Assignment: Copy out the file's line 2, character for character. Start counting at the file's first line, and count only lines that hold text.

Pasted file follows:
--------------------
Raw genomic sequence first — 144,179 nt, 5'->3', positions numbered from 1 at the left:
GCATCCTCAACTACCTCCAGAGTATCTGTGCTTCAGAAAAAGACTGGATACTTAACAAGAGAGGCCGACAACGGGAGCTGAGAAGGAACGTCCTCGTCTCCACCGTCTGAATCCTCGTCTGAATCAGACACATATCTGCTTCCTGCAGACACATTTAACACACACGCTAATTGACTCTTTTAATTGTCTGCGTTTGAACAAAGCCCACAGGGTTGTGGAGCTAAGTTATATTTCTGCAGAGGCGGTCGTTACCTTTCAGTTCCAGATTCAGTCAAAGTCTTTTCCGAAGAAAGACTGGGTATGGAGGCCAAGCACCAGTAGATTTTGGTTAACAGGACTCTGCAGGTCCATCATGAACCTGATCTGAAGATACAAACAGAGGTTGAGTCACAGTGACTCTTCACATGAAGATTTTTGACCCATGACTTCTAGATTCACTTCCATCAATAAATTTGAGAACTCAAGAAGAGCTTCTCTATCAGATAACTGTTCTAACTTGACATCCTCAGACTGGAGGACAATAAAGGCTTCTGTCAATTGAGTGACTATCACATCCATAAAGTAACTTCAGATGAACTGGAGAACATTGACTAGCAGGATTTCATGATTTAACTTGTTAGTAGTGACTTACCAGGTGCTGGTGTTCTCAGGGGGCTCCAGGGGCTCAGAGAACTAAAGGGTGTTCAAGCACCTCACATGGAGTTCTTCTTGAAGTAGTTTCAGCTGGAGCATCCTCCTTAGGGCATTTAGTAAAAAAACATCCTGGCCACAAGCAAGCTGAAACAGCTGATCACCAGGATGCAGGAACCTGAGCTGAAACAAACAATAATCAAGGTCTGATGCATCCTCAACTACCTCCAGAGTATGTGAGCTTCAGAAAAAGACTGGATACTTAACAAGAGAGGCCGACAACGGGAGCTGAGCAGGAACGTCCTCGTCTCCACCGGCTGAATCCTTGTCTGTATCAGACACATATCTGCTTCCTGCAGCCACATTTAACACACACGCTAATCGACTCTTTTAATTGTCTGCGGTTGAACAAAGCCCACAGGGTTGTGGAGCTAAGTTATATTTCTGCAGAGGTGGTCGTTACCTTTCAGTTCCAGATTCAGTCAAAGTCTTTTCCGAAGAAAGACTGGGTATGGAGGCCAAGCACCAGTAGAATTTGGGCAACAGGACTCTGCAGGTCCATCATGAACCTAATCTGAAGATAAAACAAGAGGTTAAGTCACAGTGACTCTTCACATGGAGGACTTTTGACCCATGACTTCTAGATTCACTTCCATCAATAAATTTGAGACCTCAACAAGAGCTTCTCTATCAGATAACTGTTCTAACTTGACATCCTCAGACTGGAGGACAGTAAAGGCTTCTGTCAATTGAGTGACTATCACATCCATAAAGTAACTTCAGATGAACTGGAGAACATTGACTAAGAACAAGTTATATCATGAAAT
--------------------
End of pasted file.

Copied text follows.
GCATCCTCAACTACCTCCAGAGTATCTGTGCTTCAGAAAAAGACTGGATACTTAACAAGAGAGGCCGACAACGGGAGCTGAGAAGGAACGTCCTCGTCTCCACCGTCTGAATCCTCGTCTGAATCAGACACATATCTGCTTCCTGCAGACACATTTAACACACACGCTAATTGACTCTTTTAATTGTCTGCGTTTGAACAAAGCCCACAGGGTTGTGGAGCTAAGTTATATTTCTGCAGAGGCGGTCGTTACCTTTCAGTTCCAGATTCAGTCAAAGTCTTTTCCGAAGAAAGACTGGGTATGGAGGCCAAGCACCAGTAGATTTTGGTTAACAGGACTCTGCAGGTCCATCATGAACCTGATCTGAAGATACAAACAGAGGTTGAGTCACAGTGACTCTTCACATGAAGATTTTTGACCCATGACTTCTAGATTCACTTCCATCAATAAATTTGAGAACTCAAGAAGAGCTTCTCTATCAGATAACTGTTCTAACTTGACATCCTCAGACTGGAGGACAATAAAGGCTTCTGTCAATTGAGTGACTATCACATCCATAAAGTAACTTCAGATGAACTGGAGAACATTGACTAGCAGGATTTCATGATTTAACTTGTTAGTAGTGACTTACCAGGTGCTGGTGTTCTCAGGGGGCTCCAGGGGCTCAGAGAACTAAAGGGTGTTCAAGCACCTCACATGGAGTTCTTCTTGAAGTAGTTTCAGCTGGAGCATCCTCCTTAGGGCATTTAGTAAAAAAACATCCTGGCCACAAGCAAGCTGAAACAGCTGATCACCAGGATGCAGGAACCTGAGCTGAAACAAACAATAATCAAGGTCTGATGCATCCTCAACTACCTCCAGAGTATGTGAGCTTCAGAAAAAGACTGGATACTTAACAAGAGAGGCCGACAACGGGAGCTGAGCAGGAACGTCCTCGTCTCCACCGGCTGAATCCTTGTCTGTATCAGACACATATCTGCTTCCTGCAGCCACATTTAACACACACGCTAATCGACTCTTTTAATTGTCTGCGGTTGAACAAAGCCCACAGGGTTGTGGAGCTAAGTTATATTTCTGCAGAGGTGGTCGTTACCTTTCAGTTCCAGATTCAGTCAAAGTCTTTTCCGAAGAAAGACTGGGTATGGAGGCCAAGCACCAGTAGAATTTGGGCAACAGGACTCTGCAGGTCCATCATGAACCTAATCTGAAGATAAAACAAGAGGTTAAGTCACAGTGACTCTTCACATGGAGGACTTTTGACCCATGACTTCTAGATTCACTTCCATCAATAAATTTGAGACCTCAACAAGAGCTTCTCTATCAGATAACTGTTCTAACTTGACATCCTCAGACTGGAGGACAGTAAAGGCTTCTGTCAATTGAGTGACTATCACATCCATAAAGTAACTTCAGATGAACTGGAGAACATTGACTAAGAACAAGTTATATCATGAAAT